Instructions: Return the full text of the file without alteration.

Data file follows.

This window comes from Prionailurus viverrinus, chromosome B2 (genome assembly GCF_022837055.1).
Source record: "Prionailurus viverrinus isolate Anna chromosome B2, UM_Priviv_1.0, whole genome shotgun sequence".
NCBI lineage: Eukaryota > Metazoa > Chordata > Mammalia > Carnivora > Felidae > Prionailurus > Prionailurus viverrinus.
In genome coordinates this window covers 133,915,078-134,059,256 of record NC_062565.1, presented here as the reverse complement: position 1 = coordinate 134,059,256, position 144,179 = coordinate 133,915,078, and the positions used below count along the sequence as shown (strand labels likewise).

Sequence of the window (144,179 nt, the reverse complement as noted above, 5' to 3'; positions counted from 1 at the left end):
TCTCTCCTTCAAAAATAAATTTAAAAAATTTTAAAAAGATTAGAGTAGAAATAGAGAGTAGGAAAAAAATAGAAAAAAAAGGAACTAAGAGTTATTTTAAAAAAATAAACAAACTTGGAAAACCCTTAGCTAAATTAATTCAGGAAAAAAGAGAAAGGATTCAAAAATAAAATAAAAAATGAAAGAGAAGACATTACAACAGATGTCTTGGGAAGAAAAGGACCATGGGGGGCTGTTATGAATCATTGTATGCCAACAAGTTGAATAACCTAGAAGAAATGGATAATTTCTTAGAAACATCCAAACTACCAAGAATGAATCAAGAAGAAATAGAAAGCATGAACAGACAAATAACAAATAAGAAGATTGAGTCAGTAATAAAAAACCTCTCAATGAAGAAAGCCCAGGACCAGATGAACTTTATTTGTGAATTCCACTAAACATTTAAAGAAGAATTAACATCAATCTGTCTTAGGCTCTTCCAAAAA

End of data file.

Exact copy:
This window comes from Prionailurus viverrinus, chromosome B2 (genome assembly GCF_022837055.1).
Source record: "Prionailurus viverrinus isolate Anna chromosome B2, UM_Priviv_1.0, whole genome shotgun sequence".
NCBI lineage: Eukaryota > Metazoa > Chordata > Mammalia > Carnivora > Felidae > Prionailurus > Prionailurus viverrinus.
In genome coordinates this window covers 133,915,078-134,059,256 of record NC_062565.1, presented here as the reverse complement: position 1 = coordinate 134,059,256, position 144,179 = coordinate 133,915,078, and the positions used below count along the sequence as shown (strand labels likewise).

Sequence of the window (144,179 nt, the reverse complement as noted above, 5' to 3'; positions counted from 1 at the left end):
TCTCTCCTTCAAAAATAAATTTAAAAAATTTTAAAAAGATTAGAGTAGAAATAGAGAGTAGGAAAAAAATAGAAAAAAAAGGAACTAAGAGTTATTTTAAAAAAATAAACAAACTTGGAAAACCCTTAGCTAAATTAATTCAGGAAAAAAGAGAAAGGATTCAAAAATAAAATAAAAAATGAAAGAGAAGACATTACAACAGATGTCTTGGGAAGAAAAGGACCATGGGGGGCTGTTATGAATCATTGTATGCCAACAAGTTGAATAACCTAGAAGAAATGGATAATTTCTTAGAAACATCCAAACTACCAAGAATGAATCAAGAAGAAATAGAAAGCATGAACAGACAAATAACAAATAAGAAGATTGAGTCAGTAATAAAAAACCTCTCAATGAAGAAAGCCCAGGACCAGATGAACTTTATTTGTGAATTCCACTAAACATTTAAAGAAGAATTAACATCAATCTGTCTTAGGCTCTTCCAAAAA